Home Development Resources Inc., may be one of Hall County’s best kept secrets.
Established by Hall County and the city of Gainesville in 1996, HDRI is a nonprofit organization that provides homebuyer and debt management education to the community.
The group recently received publicity after the Hall County Board of Commissioners questioned whether its administration of the $2.3 million Neighborhood Stabilization Program grant was a possible conflict of interest.
This was the first time a housing grant had ever required a competitive bidding process; in the past, HDRI administered all of the housing grants the county was awarded.
Hall County Commissioner Ashley Bell said the group was created more than a decade ago to help the county apply for housing grants.
“(The grants) were so complicated we didn’t want to dedicate county staff to just writing grants so we created a non-profit to do that,” Bell said. “That’s why they’ve gotten all our business over the years, we kind of created them for that purpose to run our housing and manage our grants.”
In 2010, HDRI is slated to receive $40,000 from Hall County. The organization also works with the cities of Oakwood and Flowery Branch but receives no financial support from them.
Administering housing grants is only part of what the agency does, however.
Executive Director Mary Ledbetter said the group provides many services that could be crucial for people to know about in this uncertain economy.
“We are a Housing and Urban Development-certified housing counseling agency and we do prepurchase counseling, post purchase, credit counseling, foreclosure prevention counseling along with reverse mortgage counseling.” Ledbetter said. “There’s a lot of people who may not realize they can get help with their mortgage company.”
Ledbetter said HDRI can help people save their homes when they are facing foreclosure.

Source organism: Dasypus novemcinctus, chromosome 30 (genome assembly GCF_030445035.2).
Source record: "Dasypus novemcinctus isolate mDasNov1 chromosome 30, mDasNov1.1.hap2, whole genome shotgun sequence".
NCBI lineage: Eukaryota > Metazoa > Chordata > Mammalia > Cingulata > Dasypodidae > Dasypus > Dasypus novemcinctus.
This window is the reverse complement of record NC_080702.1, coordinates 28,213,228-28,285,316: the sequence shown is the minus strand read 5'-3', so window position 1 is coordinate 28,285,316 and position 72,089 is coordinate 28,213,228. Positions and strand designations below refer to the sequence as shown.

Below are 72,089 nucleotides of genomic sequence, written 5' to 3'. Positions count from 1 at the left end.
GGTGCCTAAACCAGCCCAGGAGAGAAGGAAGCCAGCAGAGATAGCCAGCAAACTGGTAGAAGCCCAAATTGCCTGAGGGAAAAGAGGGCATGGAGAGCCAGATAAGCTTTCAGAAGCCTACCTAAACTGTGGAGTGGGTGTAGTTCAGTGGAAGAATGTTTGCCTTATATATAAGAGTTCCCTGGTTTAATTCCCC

“We act as a mediator between them and the mortgage company to work out maybe a loan modification or a repayment plan so they can catch up on their payments or even lower the payments,” Ledbetter said.
Ledbetter said the needs of the community are reflected in the services the group provides.
“We did more down-payment assistance when the housing market was at an all-time (high),” Ledbetter said. “The largest program we have right now is the foreclosue prevention counseling because of the economic conditions.”
The group also administers Community HOME Investment Program, or CHIP, money from the Department of Community Affairs.
“We provide, of course, down-payment assistance with Hall County’s CHIP funds. Those down-payment assistance funds go to first-time homebuyers who are income eligible and purchasing in Hall County.”
Home Development Resources, Inc. is also behind the home renovation projects on Black and Cooley drives.
“We do owner-occupied housing rehabilitation for residents on Black and Cooley drives,” Ledbetter said. “They have to own their own home. We help to bring it up to meet the current county codes.”
Recent federal grants such as the Neighborhood Stabilization may require the county to alter its relationship with Home Development Resources Inc.
“That (relationship) has worked without a hitch up until now,” Bell said. “Prior to this grant, we were allowed to have what’s called a sole source — one person who would write and administrate it. It never had to be put out to bid ... that doesn’t work well in a competitive bid process.”